MacBook Pro (retina) 'drops' home network connection

Discussion in 'MacBook Pro' started by Joe Dyble, Sep 15, 2013.

  1. Joe Dyble macrumors newbie

    Joined:
    Sep 10, 2008
    #1
    Hello

    Sorry if this has been posted elsewhere... I did have a good look around.

    I'm running MacBook Pro w/ retina display, BT infinity 2 with homehub 4, wireless speakers, apple tv and a WD nas drive.

    Every once and a while, the macbook will 'drop' it's connection to the NAS drive, the internet will stop, connection to the wifi speakers will go down. However, the WiFi signal says it's still strong.

    The only test I've been able to think of myself is to check the 'speedtest' app on my iPhone whilst this is happening... the iPhone works fine. This leads me to think it's the macbook rather than homehub.

    I appreciate this could be a few things... does anyone have any 'diagnostic tools' of sorts that will help me work out what it is?

    At the moment I have to restart the macbook which always seems to resolve the problem

    Thanks!!
     
  2. Bruno09 macrumors 68020

    Joined:
    Aug 24, 2013
    Location:
    Far from here
    #2
    Hello,

    you can test the connection between your wifi access point and the MBP.

    Use Network Utility (Apps / Utilities), ping tool.

    Ping continuously your access point (AP) : you should get something like this, with a short ping time, and more important, a time that is almost constant.

    PING 192.168.1.50 (192.168.1.50): 56 data bytes
    64 bytes from 192.168.1.50: icmp_seq=0 ttl=64 time=2.586 ms
    64 bytes from 192.168.1.50: icmp_seq=1 ttl=64 time=2.574 ms
    64 bytes from 192.168.1.50: icmp_seq=2 ttl=64 time=2.680 ms
    64 bytes from 192.168.1.50: icmp_seq=3 ttl=64 time=2.443 ms
    64 bytes from 192.168.1.50: icmp_seq=4 ttl=64 time=2.632 ms
    64 bytes from 192.168.1.50: icmp_seq=5 ttl=64 time=2.417 ms
    64 bytes from 192.168.1.50: icmp_seq=6 ttl=64 time=2.488 ms
    64 bytes from 192.168.1.50: icmp_seq=7 ttl=64 time=2.379 ms
    64 bytes from 192.168.1.50: icmp_seq=8 ttl=64 time=2.526 ms
    64 bytes from 192.168.1.50: icmp_seq=9 ttl=64 time=2.607 ms
    64 bytes from 192.168.1.50: icmp_seq=10 ttl=64 time=2.554 ms

    If the time varies a lot (i.e 2 to 20 or 50ms or more), or if you have "request timed out" from time to time (=no connection), then try changing the wifi channel of your AP.
     
  3. Joe Dyble thread starter macrumors newbie

    Joined:
    Sep 10, 2008
  4. yokken macrumors member

    yokken

    Joined:
    Feb 3, 2013
    #4
    This happened with my late-2008 MBP and Mountain Lion. The wifi signal would say it's still going strong but all connections would drop. Strangely, I could still send and receive pings. It seems like the TCP stack just... borks. I tried everything... even swapped in drivers from Snow Leopard. I could not fix it. On top of other problems I just restored back to SL. The wifi drops sometimes happened once an hour, sometimes 5 times an hour. It was infuriating to say the least.

    Search Apple's support forums, there's plenty of others just like you... :( sorry bud.
     
  5. Joe Dyble thread starter macrumors newbie

    Joined:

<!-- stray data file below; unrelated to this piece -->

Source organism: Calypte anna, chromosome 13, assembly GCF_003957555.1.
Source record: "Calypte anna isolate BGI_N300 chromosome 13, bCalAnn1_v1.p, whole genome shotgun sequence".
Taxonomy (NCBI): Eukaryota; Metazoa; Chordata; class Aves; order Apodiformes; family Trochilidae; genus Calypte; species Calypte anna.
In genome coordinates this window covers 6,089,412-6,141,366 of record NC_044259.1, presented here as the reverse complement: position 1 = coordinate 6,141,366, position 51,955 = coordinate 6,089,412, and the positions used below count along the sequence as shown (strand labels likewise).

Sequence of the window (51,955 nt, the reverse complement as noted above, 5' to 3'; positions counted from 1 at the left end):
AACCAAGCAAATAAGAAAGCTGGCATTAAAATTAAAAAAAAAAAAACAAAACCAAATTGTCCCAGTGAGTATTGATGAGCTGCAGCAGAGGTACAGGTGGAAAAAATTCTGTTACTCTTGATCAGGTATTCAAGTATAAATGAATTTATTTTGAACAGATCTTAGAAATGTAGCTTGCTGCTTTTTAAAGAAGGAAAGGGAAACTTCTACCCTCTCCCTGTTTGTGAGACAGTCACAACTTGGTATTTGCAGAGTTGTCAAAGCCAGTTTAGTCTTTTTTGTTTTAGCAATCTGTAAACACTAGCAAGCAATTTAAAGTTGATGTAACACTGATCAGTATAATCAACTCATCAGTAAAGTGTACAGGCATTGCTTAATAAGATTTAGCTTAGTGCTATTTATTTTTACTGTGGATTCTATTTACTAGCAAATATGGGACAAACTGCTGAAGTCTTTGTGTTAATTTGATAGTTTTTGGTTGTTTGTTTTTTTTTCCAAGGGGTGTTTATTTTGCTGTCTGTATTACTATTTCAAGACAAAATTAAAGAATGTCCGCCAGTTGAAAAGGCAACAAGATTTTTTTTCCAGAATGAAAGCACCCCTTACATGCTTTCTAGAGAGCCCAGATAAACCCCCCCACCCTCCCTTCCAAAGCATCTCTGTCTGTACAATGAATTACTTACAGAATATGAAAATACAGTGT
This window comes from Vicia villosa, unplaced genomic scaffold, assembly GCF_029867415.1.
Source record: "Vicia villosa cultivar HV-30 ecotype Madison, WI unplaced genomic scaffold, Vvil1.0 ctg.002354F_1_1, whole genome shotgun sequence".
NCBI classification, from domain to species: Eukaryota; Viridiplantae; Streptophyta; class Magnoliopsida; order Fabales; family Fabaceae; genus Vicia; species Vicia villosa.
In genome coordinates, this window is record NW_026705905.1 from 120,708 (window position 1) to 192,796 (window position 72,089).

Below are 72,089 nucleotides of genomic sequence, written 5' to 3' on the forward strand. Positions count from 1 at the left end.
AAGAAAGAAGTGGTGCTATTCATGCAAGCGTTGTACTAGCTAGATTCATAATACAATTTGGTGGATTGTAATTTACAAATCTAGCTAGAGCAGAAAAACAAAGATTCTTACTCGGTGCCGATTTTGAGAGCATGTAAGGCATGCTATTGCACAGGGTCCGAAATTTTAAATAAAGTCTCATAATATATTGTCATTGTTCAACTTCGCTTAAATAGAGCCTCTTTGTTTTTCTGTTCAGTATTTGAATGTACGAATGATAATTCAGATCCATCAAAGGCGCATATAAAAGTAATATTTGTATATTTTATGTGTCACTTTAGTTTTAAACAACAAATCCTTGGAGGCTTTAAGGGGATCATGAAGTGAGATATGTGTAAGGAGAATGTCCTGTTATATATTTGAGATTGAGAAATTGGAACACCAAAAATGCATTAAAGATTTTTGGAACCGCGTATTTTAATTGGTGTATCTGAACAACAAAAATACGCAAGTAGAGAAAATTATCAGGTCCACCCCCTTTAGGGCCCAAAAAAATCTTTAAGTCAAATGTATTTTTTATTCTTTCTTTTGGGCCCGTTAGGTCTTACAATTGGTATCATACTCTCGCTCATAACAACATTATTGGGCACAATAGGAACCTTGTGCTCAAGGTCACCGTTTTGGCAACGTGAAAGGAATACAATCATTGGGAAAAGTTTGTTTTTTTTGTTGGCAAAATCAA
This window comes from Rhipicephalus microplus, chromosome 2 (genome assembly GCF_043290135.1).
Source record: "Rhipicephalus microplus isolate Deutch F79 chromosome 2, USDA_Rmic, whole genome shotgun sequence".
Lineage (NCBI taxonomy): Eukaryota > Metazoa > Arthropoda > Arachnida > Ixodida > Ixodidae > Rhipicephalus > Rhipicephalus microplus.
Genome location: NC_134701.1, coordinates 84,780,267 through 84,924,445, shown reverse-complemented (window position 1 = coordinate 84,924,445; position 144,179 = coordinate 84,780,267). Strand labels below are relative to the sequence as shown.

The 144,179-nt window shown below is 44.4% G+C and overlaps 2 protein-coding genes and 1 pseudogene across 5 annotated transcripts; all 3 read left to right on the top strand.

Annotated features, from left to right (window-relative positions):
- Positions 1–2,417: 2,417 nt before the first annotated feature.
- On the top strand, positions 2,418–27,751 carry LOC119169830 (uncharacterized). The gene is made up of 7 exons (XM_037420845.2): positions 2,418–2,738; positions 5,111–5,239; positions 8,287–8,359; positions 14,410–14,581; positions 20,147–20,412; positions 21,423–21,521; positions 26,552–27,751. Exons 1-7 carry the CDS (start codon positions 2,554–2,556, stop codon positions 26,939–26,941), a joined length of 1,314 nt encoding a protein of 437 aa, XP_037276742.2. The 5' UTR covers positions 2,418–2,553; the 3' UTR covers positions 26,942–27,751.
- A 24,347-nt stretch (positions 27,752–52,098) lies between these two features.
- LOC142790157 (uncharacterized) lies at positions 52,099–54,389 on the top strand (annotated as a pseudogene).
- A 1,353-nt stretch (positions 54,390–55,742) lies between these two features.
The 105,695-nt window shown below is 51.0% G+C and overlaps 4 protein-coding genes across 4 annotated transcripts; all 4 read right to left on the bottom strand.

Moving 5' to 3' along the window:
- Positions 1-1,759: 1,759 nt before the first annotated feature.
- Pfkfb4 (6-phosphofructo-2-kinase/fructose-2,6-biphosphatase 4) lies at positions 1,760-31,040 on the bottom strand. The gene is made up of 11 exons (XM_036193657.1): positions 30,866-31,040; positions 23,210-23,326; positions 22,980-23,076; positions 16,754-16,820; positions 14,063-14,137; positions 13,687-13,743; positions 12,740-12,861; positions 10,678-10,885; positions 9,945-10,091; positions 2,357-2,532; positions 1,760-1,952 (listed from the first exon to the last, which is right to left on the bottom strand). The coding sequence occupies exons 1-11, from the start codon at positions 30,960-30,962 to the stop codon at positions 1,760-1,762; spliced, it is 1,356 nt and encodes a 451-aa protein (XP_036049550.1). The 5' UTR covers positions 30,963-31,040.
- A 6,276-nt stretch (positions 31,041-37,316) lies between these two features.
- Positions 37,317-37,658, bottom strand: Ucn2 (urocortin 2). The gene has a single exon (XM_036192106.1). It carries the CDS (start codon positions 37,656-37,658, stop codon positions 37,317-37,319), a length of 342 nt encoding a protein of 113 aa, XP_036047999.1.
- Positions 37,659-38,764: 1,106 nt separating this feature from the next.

Sep 10, 2008
    #5
    Typically, I've now had constant connection since the pings have been going. I'll let you know if I find some sort of fix.
     
  6. Bruno09, Sep 15, 2013
    Last edited: Sep 15, 2013

    Bruno09 macrumors 68020

    Joined:
    Aug 24, 2013
    Location:
    Far from here
    #6
    You could try changing the wifi channel of your access point.

    If you want to see all the networks around and the channels they use, use iStumbler, then choose the best channel (the less used).

    Also you can use "Wifi Signal" (App Store) which will suggest the best channels to use if you have some interferences issues.

    Also you could try this : on the MBP, turn wifi off, in system preferences / advanced, delete your network, then turn wifi on and reconnect.

    Further steps exist :
    - step 2 : do step one without turning wifi on, plus go to Keychains, delete your network in system AND user.
    Then turn wifi on, and connect, you will be asked the network password.

    - step 3 is step 2 + deleting all network related .plist files in HD/Library/Preferences/SystemConfiguration.
     
  7. case2001 macrumors 6502

    Joined:
    Sep 9, 2010
    #7
    If it only does it with you home network. I would bet money on the router as the issue. I had similar issues with my macbook pro "stuttering" if you will with loads and larger file transfers on my network to my NAS. I lived with it. But my wife's ThinkPad would not just delay but drop network connectivity intermittently. No signal. It would take 5 to 10 seconds to re-establish. I checked all of her settings and everything good. Finally, tried it on a different network WIFI and no problems.

    My router had no reports of these issues that I could find, however when I looked at my home network traffic I decided to move up to a much more robust wireless router.

    Problems have disappeared. I was shocked at the improvement in my local network through put as well as improvement in internet transfer speeds. Before, I simply thought these were limitations with my WIFI and network traffic. But upgraded router has made a huge improvement.
     

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